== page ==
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The PHD finger of the RAG2 polypeptide of the RAG1/RAG2 complex binds to the histone H3 modification, trimethylated lysine 4 (H3K4me3), and in some manner increases V(D)J recombination. However, in the absence of biochemical studies of H3K4me3 on purified RAG enzyme activity, the precise role of H3K4me3 has not been clear. Here, we find that H3K4me3 stimulates purified RAG enzymatic activity at both the nicking (2 to 5-fold) and hairpinning (3 to 11-fold) steps of V(D)J recombination. Remarkably, this stimulation can be achieved with free H3K4me3 peptide (in trans). This indicates that H3K4me3 functions via two distinct mechanisms. It not only tethers the RAG enzyme complex to a region of DNA, but it also induces a substantial increase in the catalytic turnover number (kcat) of the RAG complex. The H3K4me3 catalytic stimulation applies to suboptimal cryptic RSS sites located at H3K4me3 peaks that are critical in the inception of human T-cell acute lymphoblastic lymphomas.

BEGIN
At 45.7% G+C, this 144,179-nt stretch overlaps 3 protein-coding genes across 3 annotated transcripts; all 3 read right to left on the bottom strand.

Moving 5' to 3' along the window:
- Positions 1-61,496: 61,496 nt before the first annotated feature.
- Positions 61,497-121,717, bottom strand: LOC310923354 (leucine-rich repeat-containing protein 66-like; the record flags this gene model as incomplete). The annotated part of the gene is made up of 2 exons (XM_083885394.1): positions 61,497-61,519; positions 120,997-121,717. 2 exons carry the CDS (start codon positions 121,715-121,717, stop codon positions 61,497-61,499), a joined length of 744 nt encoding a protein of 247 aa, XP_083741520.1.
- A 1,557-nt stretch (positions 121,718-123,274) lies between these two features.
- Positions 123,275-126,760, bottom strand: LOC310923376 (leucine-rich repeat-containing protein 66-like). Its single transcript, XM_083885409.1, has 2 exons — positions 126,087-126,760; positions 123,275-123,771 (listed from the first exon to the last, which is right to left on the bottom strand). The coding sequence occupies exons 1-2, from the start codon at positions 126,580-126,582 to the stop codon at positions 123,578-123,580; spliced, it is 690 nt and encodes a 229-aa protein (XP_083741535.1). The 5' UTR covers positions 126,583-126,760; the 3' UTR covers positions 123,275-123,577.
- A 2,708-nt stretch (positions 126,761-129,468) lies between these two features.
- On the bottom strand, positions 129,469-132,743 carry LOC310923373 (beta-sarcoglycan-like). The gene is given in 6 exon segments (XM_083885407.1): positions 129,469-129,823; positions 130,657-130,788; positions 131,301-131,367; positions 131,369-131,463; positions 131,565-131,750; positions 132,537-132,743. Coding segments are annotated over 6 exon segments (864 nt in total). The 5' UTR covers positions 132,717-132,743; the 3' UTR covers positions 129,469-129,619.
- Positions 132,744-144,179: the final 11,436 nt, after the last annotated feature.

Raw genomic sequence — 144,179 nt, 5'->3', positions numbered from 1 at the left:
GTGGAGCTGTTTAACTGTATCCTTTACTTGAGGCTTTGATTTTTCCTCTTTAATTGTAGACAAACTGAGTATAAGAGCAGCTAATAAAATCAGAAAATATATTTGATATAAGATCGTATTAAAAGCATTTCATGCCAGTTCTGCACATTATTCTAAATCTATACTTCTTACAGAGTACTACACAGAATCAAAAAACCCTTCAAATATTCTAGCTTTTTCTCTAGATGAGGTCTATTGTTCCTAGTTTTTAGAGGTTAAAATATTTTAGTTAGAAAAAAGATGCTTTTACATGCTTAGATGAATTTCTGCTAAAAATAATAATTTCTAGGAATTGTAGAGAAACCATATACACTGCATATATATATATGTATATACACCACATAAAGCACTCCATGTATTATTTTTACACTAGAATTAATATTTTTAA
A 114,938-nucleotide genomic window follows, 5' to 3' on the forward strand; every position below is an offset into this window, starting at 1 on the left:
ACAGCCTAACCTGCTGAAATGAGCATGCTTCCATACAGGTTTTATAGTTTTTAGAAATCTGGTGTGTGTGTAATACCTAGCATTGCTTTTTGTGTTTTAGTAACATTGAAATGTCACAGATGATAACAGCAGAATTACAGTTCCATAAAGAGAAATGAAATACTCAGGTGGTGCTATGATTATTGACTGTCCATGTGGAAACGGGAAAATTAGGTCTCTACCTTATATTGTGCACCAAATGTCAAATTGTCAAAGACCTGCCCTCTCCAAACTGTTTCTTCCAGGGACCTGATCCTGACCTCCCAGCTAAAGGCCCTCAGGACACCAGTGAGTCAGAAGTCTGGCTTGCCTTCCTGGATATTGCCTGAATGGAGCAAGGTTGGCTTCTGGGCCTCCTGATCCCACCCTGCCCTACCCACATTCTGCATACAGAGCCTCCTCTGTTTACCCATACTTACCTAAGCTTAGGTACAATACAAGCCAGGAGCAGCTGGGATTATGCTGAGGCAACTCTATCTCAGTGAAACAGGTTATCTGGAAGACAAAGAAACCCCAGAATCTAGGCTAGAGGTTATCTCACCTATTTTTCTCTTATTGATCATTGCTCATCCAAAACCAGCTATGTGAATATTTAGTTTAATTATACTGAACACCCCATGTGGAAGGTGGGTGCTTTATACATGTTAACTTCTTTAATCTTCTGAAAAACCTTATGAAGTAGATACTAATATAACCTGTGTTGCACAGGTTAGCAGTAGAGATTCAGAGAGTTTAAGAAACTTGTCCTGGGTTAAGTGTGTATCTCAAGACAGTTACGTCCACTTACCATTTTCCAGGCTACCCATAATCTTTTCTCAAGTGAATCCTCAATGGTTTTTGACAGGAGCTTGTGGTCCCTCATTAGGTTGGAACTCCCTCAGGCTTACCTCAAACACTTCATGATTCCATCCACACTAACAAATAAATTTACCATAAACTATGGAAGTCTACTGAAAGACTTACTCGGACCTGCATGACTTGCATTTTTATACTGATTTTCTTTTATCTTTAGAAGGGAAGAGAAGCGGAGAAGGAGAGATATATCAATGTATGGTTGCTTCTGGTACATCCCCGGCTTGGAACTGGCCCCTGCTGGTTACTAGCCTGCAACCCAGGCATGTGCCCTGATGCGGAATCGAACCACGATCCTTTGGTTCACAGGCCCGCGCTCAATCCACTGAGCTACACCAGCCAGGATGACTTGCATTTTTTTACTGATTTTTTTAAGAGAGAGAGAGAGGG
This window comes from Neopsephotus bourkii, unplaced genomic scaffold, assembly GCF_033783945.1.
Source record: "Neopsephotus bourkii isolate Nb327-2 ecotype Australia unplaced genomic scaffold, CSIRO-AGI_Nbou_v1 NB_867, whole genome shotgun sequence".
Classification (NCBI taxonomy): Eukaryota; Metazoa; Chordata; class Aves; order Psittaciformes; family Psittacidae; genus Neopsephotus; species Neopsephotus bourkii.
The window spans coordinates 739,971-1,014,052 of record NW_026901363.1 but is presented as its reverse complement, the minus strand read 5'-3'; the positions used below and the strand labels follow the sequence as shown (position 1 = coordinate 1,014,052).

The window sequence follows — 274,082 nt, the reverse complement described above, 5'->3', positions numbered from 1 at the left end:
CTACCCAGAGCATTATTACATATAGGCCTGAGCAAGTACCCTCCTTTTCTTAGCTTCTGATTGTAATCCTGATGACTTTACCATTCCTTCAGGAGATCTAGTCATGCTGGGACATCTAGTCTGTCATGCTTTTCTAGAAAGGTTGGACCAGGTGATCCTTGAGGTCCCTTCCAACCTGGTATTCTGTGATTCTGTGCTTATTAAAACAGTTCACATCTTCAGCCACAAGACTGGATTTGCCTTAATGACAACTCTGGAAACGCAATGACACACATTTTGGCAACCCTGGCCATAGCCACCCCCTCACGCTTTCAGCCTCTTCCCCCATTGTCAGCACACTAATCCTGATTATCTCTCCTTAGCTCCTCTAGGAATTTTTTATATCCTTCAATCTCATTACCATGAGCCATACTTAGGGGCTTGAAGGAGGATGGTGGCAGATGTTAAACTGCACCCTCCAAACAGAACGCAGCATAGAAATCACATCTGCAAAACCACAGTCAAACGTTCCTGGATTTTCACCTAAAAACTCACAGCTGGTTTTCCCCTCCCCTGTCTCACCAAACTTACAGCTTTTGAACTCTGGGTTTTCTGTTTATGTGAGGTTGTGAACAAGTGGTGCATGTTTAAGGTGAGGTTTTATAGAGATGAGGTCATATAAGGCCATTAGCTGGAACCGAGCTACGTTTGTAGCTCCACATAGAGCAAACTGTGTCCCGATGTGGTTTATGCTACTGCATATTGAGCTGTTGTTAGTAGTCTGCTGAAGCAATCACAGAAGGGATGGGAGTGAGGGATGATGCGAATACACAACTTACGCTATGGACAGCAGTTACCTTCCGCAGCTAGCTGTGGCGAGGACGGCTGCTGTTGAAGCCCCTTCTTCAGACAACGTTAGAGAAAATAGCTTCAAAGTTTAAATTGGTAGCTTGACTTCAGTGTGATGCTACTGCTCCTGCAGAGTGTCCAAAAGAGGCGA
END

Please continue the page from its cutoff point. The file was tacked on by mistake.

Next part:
In vertebrate immune cells, a diverse antigen receptor gene repertoire is achieved via the V(D)J recombination reaction (Fugmann et al., 2000; Geier and Schlissel, 2006; Jung et al., 2006). Each of the V, D, or J segment to be combined is flanked by a recombination signal sequence (RSS) with moderately conserved heptamer (CACAGTG) and nonamer (ACAAAAACC) sequences separated by non-conserved 12 or 23 base pairs (bp); hence, an RSS with either a 12 or 23 bp spacer is called a 12-RSS or 23-RSS, respectively. Efficient recombination requires one 12-RSS and one 23-RSS, referred to as the 12/23 rule (Fugmann et al., 2000; Gellert, 2002; Steen et al., 1997; Swanson et al., 2004).